Studio of the Year

It’s a three-way tie for design studio of the year, with Music, Pentagram and Why Not Associates all sharing the honour of having the most entries chosen for the Annual this year

Why Not Associates
Two television projects from Why Not Associates helped them to prominence this year. Unseen Gaza, a trail for the Channel 4 Dispatches documentary strand, is one of our Best in book projects. A solid rectangle fills almost the entire screen. Behind it, the viewer may just glimpse news footage of military action, but is denied the whole picture. Why Not’s other film project promotes the Today programme, BBC Radio 4’s flagship news programme, in which David Attenborough explains his approach over images of an animated sketchbook. A rather different project completes Why Not’s Annual presence this year: Word Trees. This is the latest in the studio’s collaborations with artist Gordon Young. In it, a series of tree trunks was installed in a new library in Crawley, West Sussex. Each had a literary quote carved into its surface.

Below: From Word Trees, Why Not Associates’ latest collaboration with artist Gordon Young.

Pentagram features on our Studio of the Year page for the third successive year. In design consultancy terms, it is a relatively large operation with offices in three countries, so there is always plenty of work to enter, but that work still has to be of quality. This year, projects from the London and New York offices feature. From New York, we have Abbott Miller’s special issue of 2wice magazine featuring Martin Parr photographs of dancers. London supplies the House of Cards project for Shelter (developed from Leo Burnett’s original concept) and Marks, a bravado celebration of 400 symbols created by Pentagram partners from 1962 until the present day.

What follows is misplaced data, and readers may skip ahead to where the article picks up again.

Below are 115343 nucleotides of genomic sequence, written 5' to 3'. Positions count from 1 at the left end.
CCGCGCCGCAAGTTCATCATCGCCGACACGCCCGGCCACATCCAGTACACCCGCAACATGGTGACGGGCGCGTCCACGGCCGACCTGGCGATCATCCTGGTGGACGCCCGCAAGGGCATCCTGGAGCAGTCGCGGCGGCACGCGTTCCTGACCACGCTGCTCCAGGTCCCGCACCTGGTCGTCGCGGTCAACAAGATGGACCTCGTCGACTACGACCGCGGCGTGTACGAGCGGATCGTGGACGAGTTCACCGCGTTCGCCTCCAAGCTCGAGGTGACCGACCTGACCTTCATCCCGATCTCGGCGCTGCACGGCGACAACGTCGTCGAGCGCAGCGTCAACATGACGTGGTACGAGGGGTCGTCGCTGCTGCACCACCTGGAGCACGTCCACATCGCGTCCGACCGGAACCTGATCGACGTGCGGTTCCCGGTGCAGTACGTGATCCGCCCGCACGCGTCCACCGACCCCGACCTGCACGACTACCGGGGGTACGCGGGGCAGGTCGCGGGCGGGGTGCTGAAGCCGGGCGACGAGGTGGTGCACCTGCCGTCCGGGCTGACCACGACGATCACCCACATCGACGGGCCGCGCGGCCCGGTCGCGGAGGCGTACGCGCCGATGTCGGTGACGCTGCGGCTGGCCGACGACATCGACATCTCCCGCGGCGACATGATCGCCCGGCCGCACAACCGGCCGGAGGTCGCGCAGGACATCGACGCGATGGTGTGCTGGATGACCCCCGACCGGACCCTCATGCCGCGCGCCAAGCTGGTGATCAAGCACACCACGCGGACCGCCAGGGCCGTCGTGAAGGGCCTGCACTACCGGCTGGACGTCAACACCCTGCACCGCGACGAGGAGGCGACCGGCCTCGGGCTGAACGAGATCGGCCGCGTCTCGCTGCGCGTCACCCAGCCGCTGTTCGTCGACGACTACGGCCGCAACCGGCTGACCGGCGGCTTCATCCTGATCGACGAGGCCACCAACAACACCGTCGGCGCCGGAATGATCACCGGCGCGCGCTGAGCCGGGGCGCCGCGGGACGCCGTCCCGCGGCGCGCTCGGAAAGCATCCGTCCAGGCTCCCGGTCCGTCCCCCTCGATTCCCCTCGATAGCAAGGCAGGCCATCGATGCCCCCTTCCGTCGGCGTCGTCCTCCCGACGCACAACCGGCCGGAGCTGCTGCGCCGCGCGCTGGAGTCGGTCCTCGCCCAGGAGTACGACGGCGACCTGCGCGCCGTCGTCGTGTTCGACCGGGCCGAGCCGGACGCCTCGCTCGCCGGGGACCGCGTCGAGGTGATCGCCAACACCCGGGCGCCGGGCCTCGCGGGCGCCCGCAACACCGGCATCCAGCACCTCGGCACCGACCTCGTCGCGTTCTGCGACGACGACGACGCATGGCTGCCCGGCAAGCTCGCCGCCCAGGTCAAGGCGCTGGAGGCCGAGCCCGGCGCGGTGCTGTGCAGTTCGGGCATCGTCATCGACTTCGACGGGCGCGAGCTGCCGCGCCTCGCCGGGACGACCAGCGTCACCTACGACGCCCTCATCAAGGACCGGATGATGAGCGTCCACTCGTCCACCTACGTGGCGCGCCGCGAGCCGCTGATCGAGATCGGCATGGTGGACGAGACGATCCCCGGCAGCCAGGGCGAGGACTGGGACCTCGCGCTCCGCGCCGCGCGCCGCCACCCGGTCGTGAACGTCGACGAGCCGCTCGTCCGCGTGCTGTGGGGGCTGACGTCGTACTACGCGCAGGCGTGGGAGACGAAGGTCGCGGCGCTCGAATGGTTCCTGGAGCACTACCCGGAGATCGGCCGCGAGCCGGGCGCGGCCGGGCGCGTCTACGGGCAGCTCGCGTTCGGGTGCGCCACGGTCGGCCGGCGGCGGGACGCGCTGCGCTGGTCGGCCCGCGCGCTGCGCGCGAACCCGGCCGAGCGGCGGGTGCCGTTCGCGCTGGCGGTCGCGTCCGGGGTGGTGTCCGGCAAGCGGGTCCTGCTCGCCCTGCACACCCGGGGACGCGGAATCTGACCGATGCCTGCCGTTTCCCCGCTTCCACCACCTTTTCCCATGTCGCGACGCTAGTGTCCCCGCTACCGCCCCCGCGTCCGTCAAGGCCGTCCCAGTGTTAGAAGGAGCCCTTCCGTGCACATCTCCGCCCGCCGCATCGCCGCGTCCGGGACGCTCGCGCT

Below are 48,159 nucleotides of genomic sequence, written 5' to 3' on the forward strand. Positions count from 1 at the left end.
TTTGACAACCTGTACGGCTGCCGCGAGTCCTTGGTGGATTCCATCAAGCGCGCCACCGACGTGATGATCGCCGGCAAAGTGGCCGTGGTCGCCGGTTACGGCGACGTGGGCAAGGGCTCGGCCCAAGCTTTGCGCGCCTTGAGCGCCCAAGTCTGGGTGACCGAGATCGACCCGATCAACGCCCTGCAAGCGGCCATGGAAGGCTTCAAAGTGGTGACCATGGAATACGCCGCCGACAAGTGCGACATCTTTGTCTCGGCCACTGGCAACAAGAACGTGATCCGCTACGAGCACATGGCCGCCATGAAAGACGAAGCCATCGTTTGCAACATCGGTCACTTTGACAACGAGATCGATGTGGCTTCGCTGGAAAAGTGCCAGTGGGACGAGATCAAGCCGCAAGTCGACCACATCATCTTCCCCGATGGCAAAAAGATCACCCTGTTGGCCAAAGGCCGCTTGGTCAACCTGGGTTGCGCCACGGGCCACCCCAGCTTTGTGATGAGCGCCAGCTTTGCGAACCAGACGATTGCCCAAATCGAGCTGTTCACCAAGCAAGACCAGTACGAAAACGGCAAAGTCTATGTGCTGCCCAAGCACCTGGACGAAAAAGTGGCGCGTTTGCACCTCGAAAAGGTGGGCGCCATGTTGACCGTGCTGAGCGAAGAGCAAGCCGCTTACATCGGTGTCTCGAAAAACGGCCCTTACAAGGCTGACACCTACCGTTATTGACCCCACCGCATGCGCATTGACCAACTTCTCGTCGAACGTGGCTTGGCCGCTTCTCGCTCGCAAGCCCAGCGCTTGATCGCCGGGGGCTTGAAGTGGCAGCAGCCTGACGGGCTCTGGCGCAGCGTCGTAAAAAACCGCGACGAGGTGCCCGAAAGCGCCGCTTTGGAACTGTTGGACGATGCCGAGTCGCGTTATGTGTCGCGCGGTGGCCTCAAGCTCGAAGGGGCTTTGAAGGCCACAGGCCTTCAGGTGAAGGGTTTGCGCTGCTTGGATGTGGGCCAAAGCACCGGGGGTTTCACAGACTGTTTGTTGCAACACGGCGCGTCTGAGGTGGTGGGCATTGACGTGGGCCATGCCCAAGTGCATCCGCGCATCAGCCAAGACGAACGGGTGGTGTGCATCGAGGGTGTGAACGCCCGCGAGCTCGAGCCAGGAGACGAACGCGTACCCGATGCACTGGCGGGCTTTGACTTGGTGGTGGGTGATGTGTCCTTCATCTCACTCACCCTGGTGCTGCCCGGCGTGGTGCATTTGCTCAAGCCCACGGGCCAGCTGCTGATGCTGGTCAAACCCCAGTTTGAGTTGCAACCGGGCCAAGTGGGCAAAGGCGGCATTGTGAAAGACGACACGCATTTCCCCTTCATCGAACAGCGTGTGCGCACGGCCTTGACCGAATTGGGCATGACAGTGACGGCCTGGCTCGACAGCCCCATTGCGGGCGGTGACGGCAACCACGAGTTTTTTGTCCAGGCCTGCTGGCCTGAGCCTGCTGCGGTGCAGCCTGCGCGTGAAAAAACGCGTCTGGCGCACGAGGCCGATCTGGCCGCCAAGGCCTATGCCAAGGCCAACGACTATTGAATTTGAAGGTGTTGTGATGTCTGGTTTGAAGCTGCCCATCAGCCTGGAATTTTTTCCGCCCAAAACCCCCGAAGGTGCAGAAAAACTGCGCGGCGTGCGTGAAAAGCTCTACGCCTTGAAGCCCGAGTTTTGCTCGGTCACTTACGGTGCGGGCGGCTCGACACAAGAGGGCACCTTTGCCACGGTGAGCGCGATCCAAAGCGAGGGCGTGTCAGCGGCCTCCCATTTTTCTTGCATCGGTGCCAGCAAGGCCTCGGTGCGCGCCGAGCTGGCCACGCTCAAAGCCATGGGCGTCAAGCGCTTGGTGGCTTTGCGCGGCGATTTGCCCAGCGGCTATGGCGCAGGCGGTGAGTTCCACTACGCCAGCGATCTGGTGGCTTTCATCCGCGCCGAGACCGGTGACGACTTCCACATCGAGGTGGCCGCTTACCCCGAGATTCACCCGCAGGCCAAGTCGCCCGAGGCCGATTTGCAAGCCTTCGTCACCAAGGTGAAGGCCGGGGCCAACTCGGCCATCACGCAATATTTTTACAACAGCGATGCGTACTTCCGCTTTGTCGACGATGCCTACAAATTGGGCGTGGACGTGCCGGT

Below: Marks, a self-promotional book featuring 400 symbols designed by Pentagram partners from 1962 to the present day.

It’s been a great year for Manchester-based Music. High profile work for the likes of Manchester City Football Club and even a cover for CR’s August issue (which also contained a feature on the firm) was matched by smaller-scale but beautifully-crafted pieces that included a proposal for an Olympic poster for a show organised by Grafik magazine and a calendar for photographers’ agent Shaw & Shaw. Both of the latter appear in the Annual alongside a series of reports from a commission of prominent economists and business leaders for the Manchester Independent Economic Review.

Below: The MIER reports, designed by Music

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